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Liar's Poker Paperback – Mar 2 2010


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Product Details

  • Paperback: 256 pages
  • Publisher: WW Norton; Reprint edition (March 2 2010)
  • Language: English
  • ISBN-10: 9780393338690
  • ISBN-13: 978-0393338690
  • ASIN: 039333869X
  • Product Dimensions: 1.4 x 0.2 x 2.1 cm
  • Shipping Weight: 358 g
  • Average Customer Review: 4.5 out of 5 stars  See all reviews (163 customer reviews)
  • Amazon Bestsellers Rank: #6,354 in Books (See Top 100 in Books)

Product Description

From Library Journal

As described by Lewis, liar's poker is a game played in idle moments by workers on Wall Street, the objective of which is to reward trickery and deceit. With this as a metaphor, Lewis describes his four years with the Wall Street firm Salomon Brothers, from his bizarre hiring through the training program to his years as a successful bond trader. Lewis illustrates how economic decisions made at the national level changed securities markets and made bonds the most lucrative game on the Street. His description of the firm's personalities and of the events from 1984 through the crash of October 1987 are vivid and memorable. Readers of Tom Wolfe's The Bonfire of the Vanities ( LJ 11/15/87) are likely to enjoy this personal memoir. BOMC and Fortune Book Club selection.
- Joseph Barth, U.S. Military Acad . Lib., West Point, N.Y.
Copyright 1989 Reed Business Information, Inc. --This text refers to the Hardcover edition.

Review

So memorable and alive . . . one of those rare works that encapsulate and define an era. "

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First Sentence
IT WAS sometime early in 1986, the first year of the decline of my firm, Salomon Brothers. Read the first page
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Customer Reviews

4.5 out of 5 stars

Most helpful customer reviews

6 of 6 people found the following review helpful By Joan Valentine on June 21 2004
Format: Paperback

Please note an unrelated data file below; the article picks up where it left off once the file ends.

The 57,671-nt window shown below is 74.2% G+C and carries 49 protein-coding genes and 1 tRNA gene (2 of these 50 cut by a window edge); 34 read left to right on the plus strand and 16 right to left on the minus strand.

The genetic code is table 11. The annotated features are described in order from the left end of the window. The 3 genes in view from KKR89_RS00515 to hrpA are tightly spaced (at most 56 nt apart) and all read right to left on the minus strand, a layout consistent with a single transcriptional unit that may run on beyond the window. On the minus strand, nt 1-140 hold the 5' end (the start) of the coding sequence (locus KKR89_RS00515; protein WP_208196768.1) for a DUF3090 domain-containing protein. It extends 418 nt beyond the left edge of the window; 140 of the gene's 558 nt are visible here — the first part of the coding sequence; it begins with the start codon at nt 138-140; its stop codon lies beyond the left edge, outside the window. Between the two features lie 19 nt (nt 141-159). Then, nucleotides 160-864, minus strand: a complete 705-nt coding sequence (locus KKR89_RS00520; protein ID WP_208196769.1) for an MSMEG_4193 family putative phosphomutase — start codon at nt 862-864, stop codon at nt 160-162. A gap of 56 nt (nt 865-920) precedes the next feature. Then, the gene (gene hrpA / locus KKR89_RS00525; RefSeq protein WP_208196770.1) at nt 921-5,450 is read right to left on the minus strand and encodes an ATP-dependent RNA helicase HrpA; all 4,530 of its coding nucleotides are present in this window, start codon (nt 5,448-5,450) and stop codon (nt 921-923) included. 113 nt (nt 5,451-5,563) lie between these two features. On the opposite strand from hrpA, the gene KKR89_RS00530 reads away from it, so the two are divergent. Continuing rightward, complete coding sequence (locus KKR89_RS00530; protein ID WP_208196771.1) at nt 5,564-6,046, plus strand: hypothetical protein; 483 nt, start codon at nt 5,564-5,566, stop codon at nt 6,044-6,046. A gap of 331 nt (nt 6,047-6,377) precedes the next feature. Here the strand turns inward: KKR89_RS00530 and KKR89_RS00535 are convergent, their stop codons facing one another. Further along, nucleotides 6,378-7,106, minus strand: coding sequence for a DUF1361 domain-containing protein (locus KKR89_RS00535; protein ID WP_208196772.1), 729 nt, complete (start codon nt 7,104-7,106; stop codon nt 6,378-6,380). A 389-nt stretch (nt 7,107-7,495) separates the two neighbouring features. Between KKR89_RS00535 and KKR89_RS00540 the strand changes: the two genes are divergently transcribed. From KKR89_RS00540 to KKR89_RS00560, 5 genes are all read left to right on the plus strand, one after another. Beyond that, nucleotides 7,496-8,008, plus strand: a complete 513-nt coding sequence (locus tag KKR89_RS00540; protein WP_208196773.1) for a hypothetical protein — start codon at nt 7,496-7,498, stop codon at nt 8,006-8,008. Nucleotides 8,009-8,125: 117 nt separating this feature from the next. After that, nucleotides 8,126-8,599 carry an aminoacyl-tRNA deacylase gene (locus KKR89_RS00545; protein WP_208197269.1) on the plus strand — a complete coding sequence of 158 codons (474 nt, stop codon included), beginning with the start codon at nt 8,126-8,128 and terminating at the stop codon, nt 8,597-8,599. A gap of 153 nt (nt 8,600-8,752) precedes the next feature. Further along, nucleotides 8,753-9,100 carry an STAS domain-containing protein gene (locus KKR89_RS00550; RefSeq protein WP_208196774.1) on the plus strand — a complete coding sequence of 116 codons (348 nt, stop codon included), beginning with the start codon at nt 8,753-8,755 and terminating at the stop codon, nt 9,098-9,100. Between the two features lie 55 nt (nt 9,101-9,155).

I picked up this book as it is highly popular among investment bankers. I am not an investment banker and do not intend to be one but I was keen to find out what makes Wall Street special. The book not only satisfied my curiosity but also was pleasantly amusing.
The author traces the glorious and gloomy times of Salomon Brothers, a big financial enterprise in which he worked long enough to be able to tell this tale and become a rich man. He explains some financial innovations of Salomon brother's in lay man's terms, which makes this book very readable for all.
The author's self-deprecating humor and his vivid analysis of the people he came across in his organization make the account entertaining.
Whether or not the author's opinions on technical matters in this book are meritorious-I am not qualified to say. If you are a finance novice and curious to find out about life in that universe, you will find this book worthwhile.
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3 of 3 people found the following review helpful By Vincent Poirier on May 26 2004
Format: Paperback
This is the author's coming of age story, set in the world of investment banking in the 1980s. As a growth and wisdom book, it's pretty good, but it's really a non-fiction version of Tom Wolf's Bonfire of the Vanities. Of course what makes it interesting is that Michael Lewis came of age by successfully trading bonds for Solomon Brothers.
Among other aspects of the firm, LP describes Solomon's Mortgage Bonds department, its influence over the savings and loans, and the effect of Fed Chairman Paul Volker's 1981 decision to let interest rates float. Lewis does a brilliant job of explaining how this lead to S&L's selling their mortgages in order to fund investments in higher yield securities.
Here's the catch: Liar's Poker appeared before the S&L debacle but it laid out all the signs needed to predict the disaster to come.